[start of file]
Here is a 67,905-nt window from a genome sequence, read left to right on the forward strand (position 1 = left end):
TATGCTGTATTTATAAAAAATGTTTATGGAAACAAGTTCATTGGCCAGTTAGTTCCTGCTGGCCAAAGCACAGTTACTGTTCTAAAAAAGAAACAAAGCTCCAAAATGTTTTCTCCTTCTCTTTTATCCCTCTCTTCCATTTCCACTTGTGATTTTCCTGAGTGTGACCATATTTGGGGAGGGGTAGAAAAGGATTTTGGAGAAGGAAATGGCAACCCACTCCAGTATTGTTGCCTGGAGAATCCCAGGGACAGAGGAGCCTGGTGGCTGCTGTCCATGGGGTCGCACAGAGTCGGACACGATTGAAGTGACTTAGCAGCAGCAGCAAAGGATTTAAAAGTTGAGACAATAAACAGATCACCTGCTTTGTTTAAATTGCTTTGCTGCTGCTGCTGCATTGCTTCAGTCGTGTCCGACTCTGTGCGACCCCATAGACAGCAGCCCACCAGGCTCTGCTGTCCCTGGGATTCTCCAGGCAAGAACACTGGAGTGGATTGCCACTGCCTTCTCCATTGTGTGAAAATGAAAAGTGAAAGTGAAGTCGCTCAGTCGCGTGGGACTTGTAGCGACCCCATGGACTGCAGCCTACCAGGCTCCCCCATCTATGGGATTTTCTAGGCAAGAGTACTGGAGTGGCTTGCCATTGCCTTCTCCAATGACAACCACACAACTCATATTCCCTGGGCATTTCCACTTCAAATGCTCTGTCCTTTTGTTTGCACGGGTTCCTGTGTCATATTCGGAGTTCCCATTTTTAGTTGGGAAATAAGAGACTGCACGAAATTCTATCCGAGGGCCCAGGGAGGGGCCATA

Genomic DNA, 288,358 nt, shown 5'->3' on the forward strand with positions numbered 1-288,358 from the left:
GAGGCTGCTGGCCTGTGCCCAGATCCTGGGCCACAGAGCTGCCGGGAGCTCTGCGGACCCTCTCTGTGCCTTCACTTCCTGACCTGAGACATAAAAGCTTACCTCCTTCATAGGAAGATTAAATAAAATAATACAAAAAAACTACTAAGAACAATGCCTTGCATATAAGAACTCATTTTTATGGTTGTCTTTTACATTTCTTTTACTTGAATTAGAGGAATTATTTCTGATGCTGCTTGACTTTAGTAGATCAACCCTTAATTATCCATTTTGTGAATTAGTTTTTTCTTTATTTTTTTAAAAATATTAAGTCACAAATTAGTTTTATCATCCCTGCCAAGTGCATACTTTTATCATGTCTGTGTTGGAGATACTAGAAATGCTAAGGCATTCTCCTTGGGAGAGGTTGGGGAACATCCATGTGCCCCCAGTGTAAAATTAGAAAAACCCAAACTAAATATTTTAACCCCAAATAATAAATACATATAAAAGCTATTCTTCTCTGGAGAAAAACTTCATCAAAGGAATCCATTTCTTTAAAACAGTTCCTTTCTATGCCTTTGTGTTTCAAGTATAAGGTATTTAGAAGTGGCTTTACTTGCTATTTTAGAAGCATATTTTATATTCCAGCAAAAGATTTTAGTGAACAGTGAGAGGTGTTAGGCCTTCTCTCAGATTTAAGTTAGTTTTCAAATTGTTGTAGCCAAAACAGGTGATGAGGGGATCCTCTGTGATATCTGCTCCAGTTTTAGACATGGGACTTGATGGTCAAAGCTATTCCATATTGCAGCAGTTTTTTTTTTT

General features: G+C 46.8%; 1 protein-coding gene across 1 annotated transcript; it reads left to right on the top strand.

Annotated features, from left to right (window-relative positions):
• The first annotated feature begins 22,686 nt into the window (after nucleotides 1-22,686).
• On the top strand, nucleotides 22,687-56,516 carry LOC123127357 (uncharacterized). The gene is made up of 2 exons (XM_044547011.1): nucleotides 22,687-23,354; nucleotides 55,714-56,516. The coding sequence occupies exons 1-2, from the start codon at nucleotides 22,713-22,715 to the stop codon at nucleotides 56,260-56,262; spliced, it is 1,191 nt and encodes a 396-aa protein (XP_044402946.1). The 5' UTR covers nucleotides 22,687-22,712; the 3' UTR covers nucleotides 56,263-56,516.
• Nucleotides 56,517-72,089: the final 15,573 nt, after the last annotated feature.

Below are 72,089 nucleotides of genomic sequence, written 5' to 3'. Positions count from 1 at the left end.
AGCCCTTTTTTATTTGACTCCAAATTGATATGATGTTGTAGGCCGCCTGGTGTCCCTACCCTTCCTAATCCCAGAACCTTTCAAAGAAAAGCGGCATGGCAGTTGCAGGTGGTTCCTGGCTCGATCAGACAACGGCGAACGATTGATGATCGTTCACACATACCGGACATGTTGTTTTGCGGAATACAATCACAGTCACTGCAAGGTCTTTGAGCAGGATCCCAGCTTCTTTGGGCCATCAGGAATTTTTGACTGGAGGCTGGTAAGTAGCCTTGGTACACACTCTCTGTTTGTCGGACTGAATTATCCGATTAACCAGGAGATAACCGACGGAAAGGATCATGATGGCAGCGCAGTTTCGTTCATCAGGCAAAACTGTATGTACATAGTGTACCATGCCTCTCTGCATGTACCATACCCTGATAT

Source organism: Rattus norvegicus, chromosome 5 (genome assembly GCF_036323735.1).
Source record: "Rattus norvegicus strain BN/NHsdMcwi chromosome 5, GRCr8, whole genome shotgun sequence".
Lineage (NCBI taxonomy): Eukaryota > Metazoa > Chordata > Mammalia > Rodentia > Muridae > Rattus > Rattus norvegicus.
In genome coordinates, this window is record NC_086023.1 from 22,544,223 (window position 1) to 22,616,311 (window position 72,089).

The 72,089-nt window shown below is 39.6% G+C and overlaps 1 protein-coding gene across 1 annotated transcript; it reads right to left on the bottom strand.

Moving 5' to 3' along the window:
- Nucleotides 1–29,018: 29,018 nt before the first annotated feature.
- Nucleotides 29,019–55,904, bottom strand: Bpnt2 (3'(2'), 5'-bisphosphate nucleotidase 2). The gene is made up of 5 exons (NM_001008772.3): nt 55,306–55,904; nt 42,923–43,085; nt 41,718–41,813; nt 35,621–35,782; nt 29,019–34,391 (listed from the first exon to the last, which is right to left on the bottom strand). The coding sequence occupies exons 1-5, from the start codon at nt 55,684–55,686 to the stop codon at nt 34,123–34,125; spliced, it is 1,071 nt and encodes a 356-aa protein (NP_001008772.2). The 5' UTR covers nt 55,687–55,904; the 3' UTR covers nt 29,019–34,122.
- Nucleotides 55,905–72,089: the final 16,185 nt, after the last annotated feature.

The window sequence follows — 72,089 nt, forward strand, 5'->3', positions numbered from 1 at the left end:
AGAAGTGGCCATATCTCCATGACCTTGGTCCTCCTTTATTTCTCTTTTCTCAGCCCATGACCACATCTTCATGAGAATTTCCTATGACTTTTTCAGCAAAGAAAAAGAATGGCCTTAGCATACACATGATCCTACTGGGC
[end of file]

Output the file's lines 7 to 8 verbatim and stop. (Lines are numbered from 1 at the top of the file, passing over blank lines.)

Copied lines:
• The first annotated feature begins 22,686 nt into the window (after nucleotides 1-22,686).
• On the top strand, nucleotides 22,687-56,516 carry LOC123127357 (uncharacterized). The gene is made up of 2 exons (XM_044547011.1): nucleotides 22,687-23,354; nucleotides 55,714-56,516. The coding sequence occupies exons 1-2, from the start codon at nucleotides 22,713-22,715 to the stop codon at nucleotides 56,260-56,262; spliced, it is 1,191 nt and encodes a 396-aa protein (XP_044402946.1). The 5' UTR covers nucleotides 22,687-22,712; the 3' UTR covers nucleotides 56,263-56,516.